All good signs.
          On the subway, he called Deidre and told her he felt like this was pretty close to a for-sure thing. But he made her promise not to say anything until it became an absolute certainty.
          “Let’s not jinx it,” he warned.

          The blackflies, they’re informed by the girl at the motel desk, are “biblical” this year. She offers to sell them “bug jackets” at $29.50 a pop, and Bodie promises he’ll think about it. They settle into their musty room after ten hours on the road, and while Deidre eats a double order of poutine, Bodie does his nightly regimen of push-ups, stomach crunches, and squats. 
          By 9:30 the next morning, Deidre has packed a cooler and slipped a yellow-and-white sundress over her two-piece bathing suit. Bodie avoids lake water, but puts on a pair of black gym shorts and a powder-blue tank top that makes him look even more ripped than he already is.
          They find the closest off-road spot available, unload their stuff—folding canvas chairs and towels, the cooler, a beach umbrella, and all the lotions needed to lessen the chances of cancer—and lug it like refugees fleeing a civil war. The girl at the desk wasn’t exaggerating. Blackflies, deerflies, mosquitoes, and no-see-ums hover like fog on the moors. 
          On the beach Deidre is embraced by her father, then held at arm’s length and examined as if she’s some record-breaking trout. Other Rellies swoop in with hugs and exclamations. “Oh my God,” somebody laughs. “It’s Miss America.” A few hands shake Bodie’s, someone actually claps him on the shoulder, but generally he’s ignored.
          Deidre makes the rounds, and as Bodie finds a spot and spears the umbrella into the sand, a woman wanders over and asks how the film is going. She wears a pink bathing cap and a nose clip and Bodie has no idea who she is.
          “It never left the ground,” he says.
          “Oh,” the woman says, and Bodie pictures her back home this past year, telling her friends she knows an honest-to-God movie star. “I’m having my hip replaced in September,” she tells him.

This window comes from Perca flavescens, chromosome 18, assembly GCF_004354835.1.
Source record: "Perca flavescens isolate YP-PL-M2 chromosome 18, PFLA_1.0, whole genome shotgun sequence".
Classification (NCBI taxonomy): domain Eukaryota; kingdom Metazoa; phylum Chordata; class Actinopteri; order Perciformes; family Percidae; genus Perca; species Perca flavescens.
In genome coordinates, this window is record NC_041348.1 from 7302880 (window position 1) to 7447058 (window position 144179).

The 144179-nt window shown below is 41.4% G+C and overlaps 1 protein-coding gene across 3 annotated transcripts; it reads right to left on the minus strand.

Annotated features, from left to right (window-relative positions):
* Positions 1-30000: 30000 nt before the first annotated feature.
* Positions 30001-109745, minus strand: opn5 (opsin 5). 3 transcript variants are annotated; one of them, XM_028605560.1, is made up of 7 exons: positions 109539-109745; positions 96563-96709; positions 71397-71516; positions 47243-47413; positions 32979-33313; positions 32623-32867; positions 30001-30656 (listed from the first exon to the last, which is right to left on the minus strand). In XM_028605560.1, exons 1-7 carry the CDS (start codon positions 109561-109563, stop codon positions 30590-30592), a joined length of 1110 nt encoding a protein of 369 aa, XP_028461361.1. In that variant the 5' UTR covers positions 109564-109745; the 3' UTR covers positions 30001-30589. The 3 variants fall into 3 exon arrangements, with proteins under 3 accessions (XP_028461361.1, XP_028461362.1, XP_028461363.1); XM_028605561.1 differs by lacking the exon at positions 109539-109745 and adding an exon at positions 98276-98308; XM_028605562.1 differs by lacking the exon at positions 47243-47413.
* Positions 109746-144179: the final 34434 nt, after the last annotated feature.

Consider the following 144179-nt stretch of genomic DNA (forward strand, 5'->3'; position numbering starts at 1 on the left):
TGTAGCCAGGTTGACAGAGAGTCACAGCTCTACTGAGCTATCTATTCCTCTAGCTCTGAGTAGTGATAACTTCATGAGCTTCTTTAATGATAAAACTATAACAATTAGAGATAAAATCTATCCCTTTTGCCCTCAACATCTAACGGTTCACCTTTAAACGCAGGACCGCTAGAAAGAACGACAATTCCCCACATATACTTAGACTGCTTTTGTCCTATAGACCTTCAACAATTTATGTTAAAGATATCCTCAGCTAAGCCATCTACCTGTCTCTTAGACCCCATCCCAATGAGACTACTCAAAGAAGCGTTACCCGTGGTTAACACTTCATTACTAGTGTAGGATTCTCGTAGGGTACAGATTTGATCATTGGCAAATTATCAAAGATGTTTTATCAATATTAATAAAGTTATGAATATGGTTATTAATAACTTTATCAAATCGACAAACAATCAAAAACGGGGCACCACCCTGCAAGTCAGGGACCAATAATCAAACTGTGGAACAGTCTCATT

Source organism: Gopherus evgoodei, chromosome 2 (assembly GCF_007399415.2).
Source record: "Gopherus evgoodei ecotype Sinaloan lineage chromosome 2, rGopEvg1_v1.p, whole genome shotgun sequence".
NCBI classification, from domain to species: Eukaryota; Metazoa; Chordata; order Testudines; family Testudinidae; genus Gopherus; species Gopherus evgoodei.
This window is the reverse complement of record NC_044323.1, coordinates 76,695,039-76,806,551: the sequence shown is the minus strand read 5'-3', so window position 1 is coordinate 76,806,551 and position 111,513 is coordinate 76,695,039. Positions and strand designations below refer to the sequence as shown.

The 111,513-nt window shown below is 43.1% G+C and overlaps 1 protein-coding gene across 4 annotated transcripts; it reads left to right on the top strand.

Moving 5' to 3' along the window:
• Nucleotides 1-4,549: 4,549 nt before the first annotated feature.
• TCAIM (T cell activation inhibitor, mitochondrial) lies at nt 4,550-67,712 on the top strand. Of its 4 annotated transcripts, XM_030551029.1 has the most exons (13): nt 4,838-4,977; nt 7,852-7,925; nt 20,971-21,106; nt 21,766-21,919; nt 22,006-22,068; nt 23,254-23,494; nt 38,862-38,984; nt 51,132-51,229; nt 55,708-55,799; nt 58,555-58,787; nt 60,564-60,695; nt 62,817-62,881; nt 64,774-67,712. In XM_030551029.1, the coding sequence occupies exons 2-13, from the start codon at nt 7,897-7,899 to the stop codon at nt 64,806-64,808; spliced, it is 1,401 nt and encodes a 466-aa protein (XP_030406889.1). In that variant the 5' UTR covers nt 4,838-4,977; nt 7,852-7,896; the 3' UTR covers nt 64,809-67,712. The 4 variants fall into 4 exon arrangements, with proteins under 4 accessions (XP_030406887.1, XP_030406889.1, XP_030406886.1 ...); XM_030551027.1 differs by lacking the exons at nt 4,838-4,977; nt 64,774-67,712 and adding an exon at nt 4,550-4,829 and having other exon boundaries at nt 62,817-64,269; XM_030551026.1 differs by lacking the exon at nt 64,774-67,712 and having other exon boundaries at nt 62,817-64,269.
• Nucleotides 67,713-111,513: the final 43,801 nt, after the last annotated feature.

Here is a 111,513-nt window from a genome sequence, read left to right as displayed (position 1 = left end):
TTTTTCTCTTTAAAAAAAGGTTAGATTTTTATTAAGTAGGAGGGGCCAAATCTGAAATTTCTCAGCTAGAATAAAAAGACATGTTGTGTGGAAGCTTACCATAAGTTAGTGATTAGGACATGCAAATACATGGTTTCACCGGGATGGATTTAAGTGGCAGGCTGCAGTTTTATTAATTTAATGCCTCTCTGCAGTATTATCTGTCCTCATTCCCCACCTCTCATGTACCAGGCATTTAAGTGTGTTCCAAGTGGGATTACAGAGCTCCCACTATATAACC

“Good luck with that,” he says, and they both stand silent for a moment until the woman says, “Well let me stretch it out a bit.” 
          Bodie hasn’t been sitting five minutes—hasn’t even dug his Diet Peach Snapple from the cooler—when he sees her. She’s strolling along the edge of the lake in a modest black one-piece, looking down as she drags a long stick through the sand. Her body is gymnast-firm, her hair as platinum as Edgar Winter’s.
          “Who’s that?” Bodie asks his wife when she comes over to retrieve a pair of sunglasses.
          “That’s Theo’s fiancé,” Deidre says as she squints. “He stuck pictures of her all over Facebook.”
          Moments later, Bodie watches his wife accept a mixed drink from her father and notices—perhaps for the first time—that her stomach slightly overhangs her swimsuit bottom. As if he needs company, Theo rolls over, Speedo-clad and as hairy as a neglected poodle. He takes the unfolded chair next to Bodie.
          “Hey, Brady!” he laughs. “I watched TV all winter and guess who I didn’t see? You!”
          Bodie ignores the mispronunciation and instead points to the woman by the lakeshore.
          “You got engaged,” he says.
          “Yep,” Theo says. “That little lady saved my life.”
          Bodie’s not anxious for the details, especially when he smells gin and notices a cocktail the size of a pickle jar in the man’s hand.
          “Ailina,” Theo adds. “She’s Russian. Hardly speaks a word of English.”
          “How do you communicate?”
          Theo smiles at this. “We speak the language of love,” he says.
          Bodie sees her an hour later as he heads toward one of the cottages in search of a bathroom. Ailina is just stepping out onto the porch, raking at the back of her neck with blue-painted fingernails.
          “Hi,” he says pointing to his chest with an index finger. “Bodie.”
          “Hello,” she says.
          “Nastrovia.” Bodie’s not even sure what the word means, but it makes Ailina smile and she repeats it. Encouraged, he points at her and then to himself. “Outlaws,” he says.
          “Ah,” Ailina says. “Yes.”
          Even though it’s pouring the next morning, Deidre insists on going to the lake. “We can hang around the cottages,” she says. “Get in a game of bingo, maybe watch a video with the kids.”
          “I think I’ll pass,” Bodie tells her. “I might walk into town and visit the clock museum.”
          “Okay, king-of-fun,” she says. 
          The rain lets up around noon and Bodie decides to go to The Naughty Fryer, a combination snack bar/laundromat/general store. He’s sitting at the counter, reading the local paper and drinking his second cup of herbal tea, when he spots Ailina inspecting a display of tubes and jars.